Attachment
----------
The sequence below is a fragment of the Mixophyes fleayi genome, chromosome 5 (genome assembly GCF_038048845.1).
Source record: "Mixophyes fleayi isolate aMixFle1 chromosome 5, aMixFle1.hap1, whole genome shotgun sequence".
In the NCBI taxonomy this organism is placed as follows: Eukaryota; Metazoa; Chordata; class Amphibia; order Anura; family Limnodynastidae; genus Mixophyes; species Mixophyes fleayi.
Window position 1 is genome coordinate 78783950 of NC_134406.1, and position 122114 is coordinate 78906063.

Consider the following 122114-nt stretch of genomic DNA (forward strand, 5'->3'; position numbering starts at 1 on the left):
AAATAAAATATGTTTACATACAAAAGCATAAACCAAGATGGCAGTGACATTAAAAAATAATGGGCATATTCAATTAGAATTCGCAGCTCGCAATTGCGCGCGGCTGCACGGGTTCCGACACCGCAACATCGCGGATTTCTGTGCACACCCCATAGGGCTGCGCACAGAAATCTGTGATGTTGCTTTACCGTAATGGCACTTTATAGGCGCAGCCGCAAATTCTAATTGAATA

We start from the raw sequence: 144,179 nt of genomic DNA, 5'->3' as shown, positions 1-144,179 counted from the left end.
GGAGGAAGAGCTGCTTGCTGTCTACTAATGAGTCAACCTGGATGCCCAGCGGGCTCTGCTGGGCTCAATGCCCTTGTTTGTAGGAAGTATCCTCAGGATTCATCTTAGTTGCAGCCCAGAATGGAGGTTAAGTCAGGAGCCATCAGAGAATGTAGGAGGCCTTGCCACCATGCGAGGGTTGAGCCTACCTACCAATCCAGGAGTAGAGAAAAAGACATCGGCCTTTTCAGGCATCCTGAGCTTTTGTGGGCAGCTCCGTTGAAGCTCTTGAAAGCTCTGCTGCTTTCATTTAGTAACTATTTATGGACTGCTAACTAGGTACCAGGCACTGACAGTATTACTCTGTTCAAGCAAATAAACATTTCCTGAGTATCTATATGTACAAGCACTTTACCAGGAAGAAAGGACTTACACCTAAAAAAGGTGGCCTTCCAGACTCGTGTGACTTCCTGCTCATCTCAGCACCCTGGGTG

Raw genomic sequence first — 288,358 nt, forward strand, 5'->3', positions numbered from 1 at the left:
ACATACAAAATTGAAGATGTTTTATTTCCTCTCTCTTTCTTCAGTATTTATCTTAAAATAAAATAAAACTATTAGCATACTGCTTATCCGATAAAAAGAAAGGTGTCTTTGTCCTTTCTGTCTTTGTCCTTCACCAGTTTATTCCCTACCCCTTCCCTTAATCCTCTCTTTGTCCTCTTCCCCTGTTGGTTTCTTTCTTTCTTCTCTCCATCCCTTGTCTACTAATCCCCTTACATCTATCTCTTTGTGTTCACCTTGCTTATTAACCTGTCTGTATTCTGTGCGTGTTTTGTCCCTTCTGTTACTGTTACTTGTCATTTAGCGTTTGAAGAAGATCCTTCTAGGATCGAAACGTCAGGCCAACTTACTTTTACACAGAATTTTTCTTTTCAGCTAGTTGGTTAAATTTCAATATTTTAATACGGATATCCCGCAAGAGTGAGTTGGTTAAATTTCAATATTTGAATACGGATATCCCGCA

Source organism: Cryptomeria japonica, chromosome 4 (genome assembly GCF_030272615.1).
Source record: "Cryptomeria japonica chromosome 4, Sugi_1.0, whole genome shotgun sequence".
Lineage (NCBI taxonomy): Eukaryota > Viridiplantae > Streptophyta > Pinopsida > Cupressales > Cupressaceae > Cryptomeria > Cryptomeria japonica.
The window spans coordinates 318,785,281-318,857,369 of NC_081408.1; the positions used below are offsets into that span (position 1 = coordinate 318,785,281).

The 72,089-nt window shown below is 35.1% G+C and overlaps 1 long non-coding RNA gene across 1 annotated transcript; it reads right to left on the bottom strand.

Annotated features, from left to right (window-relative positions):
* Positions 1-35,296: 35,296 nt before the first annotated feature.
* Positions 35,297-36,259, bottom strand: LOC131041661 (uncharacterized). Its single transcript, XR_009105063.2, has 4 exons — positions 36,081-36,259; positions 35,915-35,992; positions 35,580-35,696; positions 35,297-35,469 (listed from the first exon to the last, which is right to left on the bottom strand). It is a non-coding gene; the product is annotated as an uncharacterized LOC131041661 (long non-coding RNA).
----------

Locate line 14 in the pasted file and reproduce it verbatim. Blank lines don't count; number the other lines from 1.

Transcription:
The window spans coordinates 318,785,281-318,857,369 of NC_081408.1; the positions used below are offsets into that span (position 1 = coordinate 318,785,281).